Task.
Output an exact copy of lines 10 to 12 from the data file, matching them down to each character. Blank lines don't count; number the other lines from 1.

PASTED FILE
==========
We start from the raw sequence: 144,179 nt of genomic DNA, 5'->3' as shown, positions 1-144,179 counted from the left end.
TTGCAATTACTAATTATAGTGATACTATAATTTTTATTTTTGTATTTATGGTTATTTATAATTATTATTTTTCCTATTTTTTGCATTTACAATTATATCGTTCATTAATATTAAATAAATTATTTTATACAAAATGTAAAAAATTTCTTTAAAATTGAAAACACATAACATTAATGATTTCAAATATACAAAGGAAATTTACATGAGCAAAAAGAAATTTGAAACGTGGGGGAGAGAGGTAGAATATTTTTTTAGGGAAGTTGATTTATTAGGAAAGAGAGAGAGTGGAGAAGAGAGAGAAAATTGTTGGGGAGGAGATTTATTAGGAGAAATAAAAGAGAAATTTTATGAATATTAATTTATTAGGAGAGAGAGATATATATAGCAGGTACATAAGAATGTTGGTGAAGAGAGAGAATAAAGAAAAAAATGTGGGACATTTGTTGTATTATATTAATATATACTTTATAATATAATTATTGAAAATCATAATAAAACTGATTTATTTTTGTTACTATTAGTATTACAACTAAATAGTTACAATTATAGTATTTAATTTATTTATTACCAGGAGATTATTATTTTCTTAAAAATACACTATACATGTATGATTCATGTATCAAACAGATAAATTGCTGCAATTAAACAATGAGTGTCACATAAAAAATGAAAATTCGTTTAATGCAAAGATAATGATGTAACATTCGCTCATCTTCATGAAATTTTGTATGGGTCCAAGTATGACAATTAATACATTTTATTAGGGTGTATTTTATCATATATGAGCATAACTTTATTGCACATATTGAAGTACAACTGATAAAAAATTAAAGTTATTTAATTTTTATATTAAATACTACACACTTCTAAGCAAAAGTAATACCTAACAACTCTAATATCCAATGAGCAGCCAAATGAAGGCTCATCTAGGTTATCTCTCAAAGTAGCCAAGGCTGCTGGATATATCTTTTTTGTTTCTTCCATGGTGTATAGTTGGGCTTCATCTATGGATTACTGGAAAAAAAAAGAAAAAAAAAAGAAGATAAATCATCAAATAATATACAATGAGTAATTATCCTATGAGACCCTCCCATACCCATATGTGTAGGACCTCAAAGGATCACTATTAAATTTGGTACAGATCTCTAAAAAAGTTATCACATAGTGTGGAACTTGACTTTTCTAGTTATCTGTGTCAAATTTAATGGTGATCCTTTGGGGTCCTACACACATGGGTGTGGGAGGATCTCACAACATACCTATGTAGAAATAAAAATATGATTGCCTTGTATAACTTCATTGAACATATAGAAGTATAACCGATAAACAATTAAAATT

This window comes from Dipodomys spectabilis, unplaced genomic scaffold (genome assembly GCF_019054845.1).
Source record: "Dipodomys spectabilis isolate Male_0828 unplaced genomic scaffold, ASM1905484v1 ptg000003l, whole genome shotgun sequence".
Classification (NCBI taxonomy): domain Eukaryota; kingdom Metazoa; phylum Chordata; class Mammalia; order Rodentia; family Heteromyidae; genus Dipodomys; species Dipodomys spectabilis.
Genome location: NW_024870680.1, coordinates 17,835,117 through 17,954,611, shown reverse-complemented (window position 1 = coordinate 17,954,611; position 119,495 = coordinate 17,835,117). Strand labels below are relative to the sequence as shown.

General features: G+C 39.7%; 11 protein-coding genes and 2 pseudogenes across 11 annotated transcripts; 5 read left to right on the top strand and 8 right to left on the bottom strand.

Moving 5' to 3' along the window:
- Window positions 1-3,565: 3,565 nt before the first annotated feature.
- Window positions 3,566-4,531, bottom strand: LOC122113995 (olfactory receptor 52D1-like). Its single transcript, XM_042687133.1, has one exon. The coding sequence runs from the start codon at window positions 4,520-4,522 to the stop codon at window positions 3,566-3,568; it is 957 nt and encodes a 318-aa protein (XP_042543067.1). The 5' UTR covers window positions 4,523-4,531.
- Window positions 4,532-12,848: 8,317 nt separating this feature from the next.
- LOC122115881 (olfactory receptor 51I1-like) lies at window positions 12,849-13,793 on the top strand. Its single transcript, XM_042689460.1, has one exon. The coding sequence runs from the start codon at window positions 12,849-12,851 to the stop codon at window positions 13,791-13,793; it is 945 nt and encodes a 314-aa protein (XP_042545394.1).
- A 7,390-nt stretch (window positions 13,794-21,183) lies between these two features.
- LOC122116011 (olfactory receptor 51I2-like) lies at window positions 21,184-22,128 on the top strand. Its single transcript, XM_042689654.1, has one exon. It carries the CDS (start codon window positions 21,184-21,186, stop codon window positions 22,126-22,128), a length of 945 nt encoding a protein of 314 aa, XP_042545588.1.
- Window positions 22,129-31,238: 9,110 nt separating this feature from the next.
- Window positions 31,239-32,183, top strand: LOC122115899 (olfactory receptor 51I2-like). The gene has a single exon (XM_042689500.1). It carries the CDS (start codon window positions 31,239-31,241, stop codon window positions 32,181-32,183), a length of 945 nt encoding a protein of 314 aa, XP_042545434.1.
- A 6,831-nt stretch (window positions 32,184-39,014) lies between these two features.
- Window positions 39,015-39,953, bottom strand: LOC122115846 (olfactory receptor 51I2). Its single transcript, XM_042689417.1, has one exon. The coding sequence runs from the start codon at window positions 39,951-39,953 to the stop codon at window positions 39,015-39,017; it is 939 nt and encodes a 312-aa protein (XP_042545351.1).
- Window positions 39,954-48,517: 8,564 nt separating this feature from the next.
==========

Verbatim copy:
- Window positions 3,566-4,531, bottom strand: LOC122113995 (olfactory receptor 52D1-like). Its single transcript, XM_042687133.1, has one exon. The coding sequence runs from the start codon at window positions 4,520-4,522 to the stop codon at window positions 3,566-3,568; it is 957 nt and encodes a 318-aa protein (XP_042543067.1). The 5' UTR covers window positions 4,523-4,531.
- Window positions 4,532-12,848: 8,317 nt separating this feature from the next.
- LOC122115881 (olfactory receptor 51I1-like) lies at window positions 12,849-13,793 on the top strand. Its single transcript, XM_042689460.1, has one exon. The coding sequence runs from the start codon at window positions 12,849-12,851 to the stop codon at window positions 13,791-13,793; it is 945 nt and encodes a 314-aa protein (XP_042545394.1).